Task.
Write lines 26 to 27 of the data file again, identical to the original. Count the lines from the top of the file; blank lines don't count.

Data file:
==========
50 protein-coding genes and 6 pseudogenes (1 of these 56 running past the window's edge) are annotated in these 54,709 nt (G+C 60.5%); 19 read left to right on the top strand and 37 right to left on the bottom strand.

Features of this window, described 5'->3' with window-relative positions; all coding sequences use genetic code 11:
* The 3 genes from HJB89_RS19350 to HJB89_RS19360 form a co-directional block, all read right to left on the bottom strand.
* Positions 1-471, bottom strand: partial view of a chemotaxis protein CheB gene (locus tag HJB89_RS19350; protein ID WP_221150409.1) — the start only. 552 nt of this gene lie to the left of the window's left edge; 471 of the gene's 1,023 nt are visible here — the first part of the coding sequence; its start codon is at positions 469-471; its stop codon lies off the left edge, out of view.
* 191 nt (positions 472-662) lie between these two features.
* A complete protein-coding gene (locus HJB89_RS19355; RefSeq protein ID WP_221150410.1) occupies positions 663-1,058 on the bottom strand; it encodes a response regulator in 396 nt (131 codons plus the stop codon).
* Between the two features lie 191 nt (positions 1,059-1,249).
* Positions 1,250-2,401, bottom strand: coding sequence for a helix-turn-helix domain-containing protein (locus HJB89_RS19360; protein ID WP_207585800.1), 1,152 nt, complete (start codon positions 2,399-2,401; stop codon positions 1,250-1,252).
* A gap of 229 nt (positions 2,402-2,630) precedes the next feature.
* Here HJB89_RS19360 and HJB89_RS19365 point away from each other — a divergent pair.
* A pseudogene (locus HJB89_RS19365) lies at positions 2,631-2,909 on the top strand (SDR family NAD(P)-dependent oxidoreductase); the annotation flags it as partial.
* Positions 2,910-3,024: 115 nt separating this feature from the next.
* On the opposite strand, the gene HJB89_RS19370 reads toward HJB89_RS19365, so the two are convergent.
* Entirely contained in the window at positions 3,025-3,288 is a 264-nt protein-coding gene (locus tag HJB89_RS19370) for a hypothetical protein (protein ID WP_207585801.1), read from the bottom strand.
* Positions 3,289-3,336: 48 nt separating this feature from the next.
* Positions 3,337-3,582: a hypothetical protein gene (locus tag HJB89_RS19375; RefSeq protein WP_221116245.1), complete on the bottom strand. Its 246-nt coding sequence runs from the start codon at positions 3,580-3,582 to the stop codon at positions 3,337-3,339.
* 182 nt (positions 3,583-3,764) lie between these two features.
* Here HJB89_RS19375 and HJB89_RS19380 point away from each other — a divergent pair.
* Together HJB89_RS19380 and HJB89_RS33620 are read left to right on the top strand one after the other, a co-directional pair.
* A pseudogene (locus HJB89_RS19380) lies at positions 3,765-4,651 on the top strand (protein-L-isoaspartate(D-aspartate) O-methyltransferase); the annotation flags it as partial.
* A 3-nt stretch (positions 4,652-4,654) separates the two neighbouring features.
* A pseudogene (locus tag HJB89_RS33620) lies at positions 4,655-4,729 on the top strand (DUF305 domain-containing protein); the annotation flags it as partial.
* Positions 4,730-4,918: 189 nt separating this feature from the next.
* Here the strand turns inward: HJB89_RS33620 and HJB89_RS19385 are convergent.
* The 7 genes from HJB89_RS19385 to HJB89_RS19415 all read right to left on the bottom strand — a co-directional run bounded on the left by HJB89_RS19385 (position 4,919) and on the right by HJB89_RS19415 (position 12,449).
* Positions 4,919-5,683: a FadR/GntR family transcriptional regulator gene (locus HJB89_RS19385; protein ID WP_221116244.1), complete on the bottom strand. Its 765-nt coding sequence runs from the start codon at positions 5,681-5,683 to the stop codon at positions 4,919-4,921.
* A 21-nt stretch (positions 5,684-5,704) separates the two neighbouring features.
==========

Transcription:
* Positions 4,919-5,683: a FadR/GntR family transcriptional regulator gene (locus HJB89_RS19385; protein ID WP_221116244.1), complete on the bottom strand. Its 765-nt coding sequence runs from the start codon at positions 5,681-5,683 to the stop codon at positions 4,919-4,921.
* A 21-nt stretch (positions 5,684-5,704) separates the two neighbouring features.